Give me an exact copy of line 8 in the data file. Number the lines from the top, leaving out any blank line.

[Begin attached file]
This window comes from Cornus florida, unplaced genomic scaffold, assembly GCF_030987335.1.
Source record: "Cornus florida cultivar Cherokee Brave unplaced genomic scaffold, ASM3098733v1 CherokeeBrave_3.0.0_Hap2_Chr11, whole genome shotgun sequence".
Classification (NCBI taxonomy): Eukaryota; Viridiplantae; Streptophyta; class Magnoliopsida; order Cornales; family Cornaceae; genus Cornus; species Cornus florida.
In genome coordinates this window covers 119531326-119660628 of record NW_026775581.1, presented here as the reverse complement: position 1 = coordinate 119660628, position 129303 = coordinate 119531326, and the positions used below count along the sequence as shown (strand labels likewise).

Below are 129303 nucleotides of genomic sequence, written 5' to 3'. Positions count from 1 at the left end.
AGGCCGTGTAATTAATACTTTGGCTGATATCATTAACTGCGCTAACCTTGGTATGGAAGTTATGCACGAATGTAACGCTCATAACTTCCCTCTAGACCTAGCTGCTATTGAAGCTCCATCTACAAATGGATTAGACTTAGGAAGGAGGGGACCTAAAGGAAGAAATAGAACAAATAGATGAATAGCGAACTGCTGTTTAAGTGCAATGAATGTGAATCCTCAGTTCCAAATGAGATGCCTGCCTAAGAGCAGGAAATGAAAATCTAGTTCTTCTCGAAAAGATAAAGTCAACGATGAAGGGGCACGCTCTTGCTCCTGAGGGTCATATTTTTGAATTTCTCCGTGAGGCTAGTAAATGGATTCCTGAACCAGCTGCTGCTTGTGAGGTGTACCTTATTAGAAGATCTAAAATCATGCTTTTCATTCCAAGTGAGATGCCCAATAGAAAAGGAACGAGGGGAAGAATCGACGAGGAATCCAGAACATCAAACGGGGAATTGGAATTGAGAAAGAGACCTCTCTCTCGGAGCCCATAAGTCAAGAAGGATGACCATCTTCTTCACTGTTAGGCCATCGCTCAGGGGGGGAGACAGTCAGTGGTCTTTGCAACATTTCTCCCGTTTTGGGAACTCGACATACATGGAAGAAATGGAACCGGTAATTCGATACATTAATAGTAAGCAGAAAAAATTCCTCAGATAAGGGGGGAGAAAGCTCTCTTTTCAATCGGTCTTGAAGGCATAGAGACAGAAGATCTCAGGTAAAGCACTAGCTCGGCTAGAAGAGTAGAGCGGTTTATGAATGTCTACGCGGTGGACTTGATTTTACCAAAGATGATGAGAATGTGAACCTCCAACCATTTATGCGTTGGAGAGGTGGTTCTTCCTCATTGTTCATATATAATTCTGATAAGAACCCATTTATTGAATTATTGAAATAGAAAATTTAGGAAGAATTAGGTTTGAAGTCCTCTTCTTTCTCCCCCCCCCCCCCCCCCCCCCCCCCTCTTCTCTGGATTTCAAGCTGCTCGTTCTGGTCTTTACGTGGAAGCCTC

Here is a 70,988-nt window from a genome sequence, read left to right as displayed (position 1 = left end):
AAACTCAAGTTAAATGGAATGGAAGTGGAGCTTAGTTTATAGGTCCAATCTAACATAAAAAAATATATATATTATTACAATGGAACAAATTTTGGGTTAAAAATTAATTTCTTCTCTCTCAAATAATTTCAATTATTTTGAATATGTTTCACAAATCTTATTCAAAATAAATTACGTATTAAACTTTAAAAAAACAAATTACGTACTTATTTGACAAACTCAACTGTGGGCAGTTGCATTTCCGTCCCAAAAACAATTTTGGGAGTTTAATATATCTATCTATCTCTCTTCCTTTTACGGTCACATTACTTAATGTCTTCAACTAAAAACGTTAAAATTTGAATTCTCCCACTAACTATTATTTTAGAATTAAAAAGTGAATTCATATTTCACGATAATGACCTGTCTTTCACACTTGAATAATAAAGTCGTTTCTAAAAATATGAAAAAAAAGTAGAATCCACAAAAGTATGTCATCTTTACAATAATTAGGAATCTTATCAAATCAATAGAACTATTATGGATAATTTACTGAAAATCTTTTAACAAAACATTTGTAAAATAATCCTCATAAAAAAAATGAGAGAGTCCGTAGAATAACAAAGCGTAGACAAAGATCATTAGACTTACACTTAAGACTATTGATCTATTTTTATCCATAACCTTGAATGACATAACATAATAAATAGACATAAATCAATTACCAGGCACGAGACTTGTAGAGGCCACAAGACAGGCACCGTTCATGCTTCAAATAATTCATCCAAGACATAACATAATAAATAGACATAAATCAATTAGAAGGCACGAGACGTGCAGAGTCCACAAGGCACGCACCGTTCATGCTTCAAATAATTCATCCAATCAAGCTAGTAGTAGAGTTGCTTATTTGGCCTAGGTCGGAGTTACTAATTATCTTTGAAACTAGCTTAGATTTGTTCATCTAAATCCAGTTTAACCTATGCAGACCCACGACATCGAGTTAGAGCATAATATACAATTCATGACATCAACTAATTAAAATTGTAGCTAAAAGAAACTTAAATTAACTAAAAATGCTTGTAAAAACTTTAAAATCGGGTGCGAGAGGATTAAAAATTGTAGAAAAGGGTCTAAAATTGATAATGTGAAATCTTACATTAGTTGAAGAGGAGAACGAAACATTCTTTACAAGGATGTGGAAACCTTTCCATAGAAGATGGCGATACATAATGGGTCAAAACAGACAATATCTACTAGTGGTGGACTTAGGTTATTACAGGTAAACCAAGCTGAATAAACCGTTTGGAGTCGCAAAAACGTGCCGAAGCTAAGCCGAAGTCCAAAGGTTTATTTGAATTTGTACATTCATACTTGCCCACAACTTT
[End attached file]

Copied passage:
AAACTCAAGTTAAATGGAATGGAAGTGGAGCTTAGTTTATAGGTCCAATCTAACATAAAAAAATATATATATTATTACAATGGAACAAATTTTGGGTTAAAAATTAATTTCTTCTCTCTCAAATAATTTCAATTATTTTGAATATGTTTCACAAATCTTATTCAAAATAAATTACGTATTAAACTTTAAAAAAACAAATTACGTACTTATTTGACAAACTCAACTGTGGGCAGTTGCATTTCCGTCCCAAAAACAATTTTGGGAGTTTAATATATCTATCTATCTCTCTTCCTTTTACGGTCACATTACTTAATGTCTTCAACTAAAAACGTTAAAATTTGAATTCTCCCACTAACTATTATTTTAGAATTAAAAAGTGAATTCATATTTCACGATAATGACCTGTCTTTCACACTTGAATAATAAAGTCGTTTCTAAAAATATGAAAAAAAAGTAGAATCCACAAAAGTATGTCATCTTTACAATAATTAGGAATCTTATCAAATCAATAGAACTATTATGGATAATTTACTGAAAATCTTTTAACAAAACATTTGTAAAATAATCCTCATAAAAAAAATGAGAGAGTCCGTAGAATAACAAAGCGTAGACAAAGATCATTAGACTTACACTTAAGACTATTGATCTATTTTTATCCATAACCTTGAATGACATAACATAATAAATAGACATAAATCAATTACCAGGCACGAGACTTGTAGAGGCCACAAGACAGGCACCGTTCATGCTTCAAATAATTCATCCAAGACATAACATAATAAATAGACATAAATCAATTAGAAGGCACGAGACGTGCAGAGTCCACAAGGCACGCACCGTTCATGCTTCAAATAATTCATCCAATCAAGCTAGTAGTAGAGTTGCTTATTTGGCCTAGGTCGGAGTTACTAATTATCTTTGAAACTAGCTTAGATTTGTTCATCTAAATCCAGTTTAACCTATGCAGACCCACGACATCGAGTTAGAGCATAATATACAATTCATGACATCAACTAATTAAAATTGTAGCTAAAAGAAACTTAAATTAACTAAAAATGCTTGTAAAAACTTTAAAATCGGGTGCGAGAGGATTAAAAATTGTAGAAAAGGGTCTAAAATTGATAATGTGAAATCTTACATTAGTTGAAGAGGAGAACGAAACATTCTTTACAAGGATGTGGAAACCTTTCCATAGAAGATGGCGATACATAATGGGTCAAAACAGACAATATCTACTAGTGGTGGACTTAGGTTATTACAGGTAAACCAAGCTGAATAAACCGTTTGGAGTCGCAAAAACGTGCCGAAGCTAAGCCGAAGTCCAAAGGTTTATTTGAATTTGTACATTCATACTTGCCCACAACTTT